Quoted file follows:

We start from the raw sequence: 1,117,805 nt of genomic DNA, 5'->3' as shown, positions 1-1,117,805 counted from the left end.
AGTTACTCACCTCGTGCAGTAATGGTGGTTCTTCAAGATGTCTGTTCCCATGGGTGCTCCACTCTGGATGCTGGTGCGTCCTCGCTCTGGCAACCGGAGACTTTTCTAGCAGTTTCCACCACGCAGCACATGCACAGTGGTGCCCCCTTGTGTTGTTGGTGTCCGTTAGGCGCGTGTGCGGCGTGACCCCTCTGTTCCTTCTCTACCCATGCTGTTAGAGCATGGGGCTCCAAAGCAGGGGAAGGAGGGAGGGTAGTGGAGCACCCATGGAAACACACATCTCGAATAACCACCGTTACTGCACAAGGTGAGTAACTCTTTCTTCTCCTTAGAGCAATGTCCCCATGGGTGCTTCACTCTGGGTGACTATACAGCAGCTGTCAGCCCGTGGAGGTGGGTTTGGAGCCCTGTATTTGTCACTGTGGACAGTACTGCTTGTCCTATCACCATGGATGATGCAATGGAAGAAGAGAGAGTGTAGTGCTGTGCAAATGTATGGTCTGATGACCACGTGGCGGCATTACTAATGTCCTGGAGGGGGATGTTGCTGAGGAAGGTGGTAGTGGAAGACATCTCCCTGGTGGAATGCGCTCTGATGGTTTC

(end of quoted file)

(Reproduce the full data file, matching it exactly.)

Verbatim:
We start from the raw sequence: 1,117,805 nt of genomic DNA, 5'->3' as shown, positions 1-1,117,805 counted from the left end.
AGTTACTCACCTCGTGCAGTAATGGTGGTTCTTCAAGATGTCTGTTCCCATGGGTGCTCCACTCTGGATGCTGGTGCGTCCTCGCTCTGGCAACCGGAGACTTTTCTAGCAGTTTCCACCACGCAGCACATGCACAGTGGTGCCCCCTTGTGTTGTTGGTGTCCGTTAGGCGCGTGTGCGGCGTGACCCCTCTGTTCCTTCTCTACCCATGCTGTTAGAGCATGGGGCTCCAAAGCAGGGGAAGGAGGGAGGGTAGTGGAGCACCCATGGAAACACACATCTCGAATAACCACCGTTACTGCACAAGGTGAGTAACTCTTTCTTCTCCTTAGAGCAATGTCCCCATGGGTGCTTCACTCTGGGTGACTATACAGCAGCTGTCAGCCCGTGGAGGTGGGTTTGGAGCCCTGTATTTGTCACTGTGGACAGTACTGCTTGTCCTATCACCATGGATGATGCAATGGAAGAAGAGAGAGTGTAGTGCTGTGCAAATGTATGGTCTGATGACCACGTGGCGGCATTACTAATGTCCTGGAGGGGGATGTTGCTGAGGAAGGTGGTAGTGGAAGACATCTCCCTGGTGGAATGCGCTCTGATGGTTTC